The quiet was shattered by sounds of musket shots. The guard boat that had been out on patrol encountered British barges loaded with troops, and the crew pulled hard for the Yorktown shore, exchanging several shots with the attackers before escaping.

The alarm had been sounded, and Capt. Samuel Travis readied the Surveyor for action. Gunports were opened, guns loaded and run out.
At about midnight, barges carrying more than 50 British officers and crew from the 32-gun frigate HMS Narcissus approached through the fog with muffled oars. They steered away from Surveyor’s six-pounders, so Travis armed his men with two muskets each and told them to wait until he gave the order to fire.

As the Surveyor officer remembered, “The boats were but a few yards distant, the forms of the men plainly discernible, when the commander . . . directed his men to aim low and fire. With the rattling volley, came the cheers of the attacking party, who dashed alongside, despite the leaden missiles, and a desperate hand-to-hand conflict ensued on the deck of the Surveyor.”

Although outnumbered and surrounded, the crew “contested every inch of the deck with stubborn courage,” killing three of the attackers and wounding seven more. Travis surrendered only after realizing that all was lost.

The next day, the lieutenant in charge of the attacking flotilla returned Travis’s sword to the ship where he was being held. He included a note:

“Your gallant and desperate attempt to defend your vessel against more than double your number excited such admiration on the part of your opponents as I have seldom witnessed, and induced me to return you the sword you had so ably used...I am at a loss which to admire most, the previous arrangement on board the Surveyor or the determined manner in which her deck was disputed inch-by-inch.”

This gritty battle turned out to be one of the most hotly contested cutter engagements of the war. There would be others. The swift-sailing vessels would run down ships attempting to bring supplies to the enemy. They would overtake barges loaded with enemy troops. They’d escort convoys of merchant ships and protect them from capture.

The cutters’ duties were far-reaching. They rescued mariners in distress. They went after and battled pirate ships on the high seas and stopped slave ships heading for U.S. ports. They fought in the Civil War. Then in 1915, just over100 years from that battle on the York, the Revenue Cutter Service was merged with the U.S. Life-Saving Service to form the Coast

Note: The Coast Guard is looking for anyone related to Captain Travis or who may know of any pictures or artifacts pertaining to him. They may contact the Atlantic Area Historian’s Office at 757-398-6643 or William.h.thiesen@uscg.mil.

April 8, 2012

In March 1825 a son was born to a free African American couple in Norfolk. He must have been a very bright child but his parents knew there was almost no way, regardless of whether he was free or slave, to receive an education. It was against the law.

So young Alexander Thomas Augusta learned by stealth. And, eventually, after several moves and setbacks, he became the first black surgeon – and highest-ranking black officer – to serve the Union during the Civil War.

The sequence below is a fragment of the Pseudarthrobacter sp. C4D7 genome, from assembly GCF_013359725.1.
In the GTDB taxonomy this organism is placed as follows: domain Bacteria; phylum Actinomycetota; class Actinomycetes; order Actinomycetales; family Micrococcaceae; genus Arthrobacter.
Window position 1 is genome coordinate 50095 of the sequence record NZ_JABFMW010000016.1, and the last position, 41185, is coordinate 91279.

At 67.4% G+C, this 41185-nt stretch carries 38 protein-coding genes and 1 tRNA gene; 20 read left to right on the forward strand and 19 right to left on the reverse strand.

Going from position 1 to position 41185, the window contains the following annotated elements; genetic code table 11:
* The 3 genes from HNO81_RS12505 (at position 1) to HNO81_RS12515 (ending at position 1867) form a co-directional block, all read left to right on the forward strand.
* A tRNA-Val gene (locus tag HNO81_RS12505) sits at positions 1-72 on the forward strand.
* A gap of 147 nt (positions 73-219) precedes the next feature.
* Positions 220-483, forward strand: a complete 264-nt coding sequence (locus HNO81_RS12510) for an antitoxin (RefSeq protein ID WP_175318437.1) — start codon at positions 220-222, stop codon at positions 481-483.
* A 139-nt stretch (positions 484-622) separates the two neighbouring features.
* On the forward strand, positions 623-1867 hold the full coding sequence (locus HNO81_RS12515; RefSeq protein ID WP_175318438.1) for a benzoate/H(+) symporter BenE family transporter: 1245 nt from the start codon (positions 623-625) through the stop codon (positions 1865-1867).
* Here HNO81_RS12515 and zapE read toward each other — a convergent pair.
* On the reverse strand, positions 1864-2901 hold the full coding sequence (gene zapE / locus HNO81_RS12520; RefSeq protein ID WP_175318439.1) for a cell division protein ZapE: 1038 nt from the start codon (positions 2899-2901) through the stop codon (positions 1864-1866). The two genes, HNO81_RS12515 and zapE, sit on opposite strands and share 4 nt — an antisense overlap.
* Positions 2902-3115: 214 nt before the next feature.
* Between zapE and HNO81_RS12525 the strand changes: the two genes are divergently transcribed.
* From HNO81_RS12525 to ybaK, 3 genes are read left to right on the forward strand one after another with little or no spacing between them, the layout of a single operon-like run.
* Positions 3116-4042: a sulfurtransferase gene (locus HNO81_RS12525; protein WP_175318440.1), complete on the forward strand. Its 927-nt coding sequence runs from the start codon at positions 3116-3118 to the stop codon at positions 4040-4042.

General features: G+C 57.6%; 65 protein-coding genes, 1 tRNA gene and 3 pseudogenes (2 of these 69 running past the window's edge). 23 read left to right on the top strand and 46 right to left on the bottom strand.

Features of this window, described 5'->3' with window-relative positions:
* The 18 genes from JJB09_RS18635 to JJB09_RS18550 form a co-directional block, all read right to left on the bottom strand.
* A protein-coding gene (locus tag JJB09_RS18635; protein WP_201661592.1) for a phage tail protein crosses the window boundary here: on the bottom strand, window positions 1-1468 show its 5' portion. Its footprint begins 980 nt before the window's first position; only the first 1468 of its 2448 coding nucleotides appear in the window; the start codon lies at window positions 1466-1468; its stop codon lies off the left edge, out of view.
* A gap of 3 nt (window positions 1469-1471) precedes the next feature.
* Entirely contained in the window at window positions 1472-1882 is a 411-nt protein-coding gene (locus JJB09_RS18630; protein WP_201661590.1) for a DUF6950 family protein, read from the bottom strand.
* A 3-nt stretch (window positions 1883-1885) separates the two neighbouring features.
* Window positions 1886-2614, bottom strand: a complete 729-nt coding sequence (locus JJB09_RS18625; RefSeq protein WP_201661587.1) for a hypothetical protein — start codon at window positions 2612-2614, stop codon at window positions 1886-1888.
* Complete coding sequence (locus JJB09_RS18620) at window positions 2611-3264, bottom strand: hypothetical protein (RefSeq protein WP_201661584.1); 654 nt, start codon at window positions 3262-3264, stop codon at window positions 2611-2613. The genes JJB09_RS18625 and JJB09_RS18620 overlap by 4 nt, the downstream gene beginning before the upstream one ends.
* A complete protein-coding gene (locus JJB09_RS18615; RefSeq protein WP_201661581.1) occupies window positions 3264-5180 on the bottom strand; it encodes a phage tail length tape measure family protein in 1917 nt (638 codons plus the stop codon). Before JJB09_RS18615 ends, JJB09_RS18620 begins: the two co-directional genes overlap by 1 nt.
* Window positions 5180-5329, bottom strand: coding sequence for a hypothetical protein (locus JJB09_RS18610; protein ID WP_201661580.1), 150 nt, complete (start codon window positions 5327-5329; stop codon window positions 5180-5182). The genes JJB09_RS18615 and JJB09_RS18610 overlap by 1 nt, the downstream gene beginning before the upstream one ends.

From Norfolk?

I was struck by that when I saw Augusta’s picture, a brief history about him and his surgical case at the Hampton History Museum. It’s part of a traveling exhibit, “An American Turning Point,” sponsored by The Virginia Historical Association.

It’s an amazing story of perseverance in the face of daunting obstacles.

One historian writes that Augusta got his first education at an illegal Episcopal school in Norfolk. It may have been at Christ Church where, in 1853, a woman and her daughter for arrested for running a school for 25 black children, according to the book Norfolk: The First Four Centuries.

During the 1940s, Augusta moved to Baltimore where he worked part-time as a barber while studying medicine with private tutors. According to an article in the Journal of the American Medical Association, he was denied admittance to the University of Pennsylvania Medical School.

He continued his studies in California and Philadelphia. He ended up in Canada and in 1856 received a bachelor of medicine degree from Trinity Medical College in Toronto. He served as hospital director there until he returned to the states six years later.

There was a war going on and he was going to be part of it.

In January 1863 Augusta wrote to President Lincoln offering his medical services for one of the black regiments then being formed. He got his wishes: surgeon in 7th Regiment, U.S. Colored Troops, with the rank of major. His regiment was involved in several engagements during the war, including Beaufort, S.C. But his biggest battles had to do with the color of his skin.

It was unheard at the time for white officers to report to black superiors, and there were many complaints, including a letter to the president from white assistants complaining of this “unexpected, unusual and most unpleasant relationship in which we have been placed.”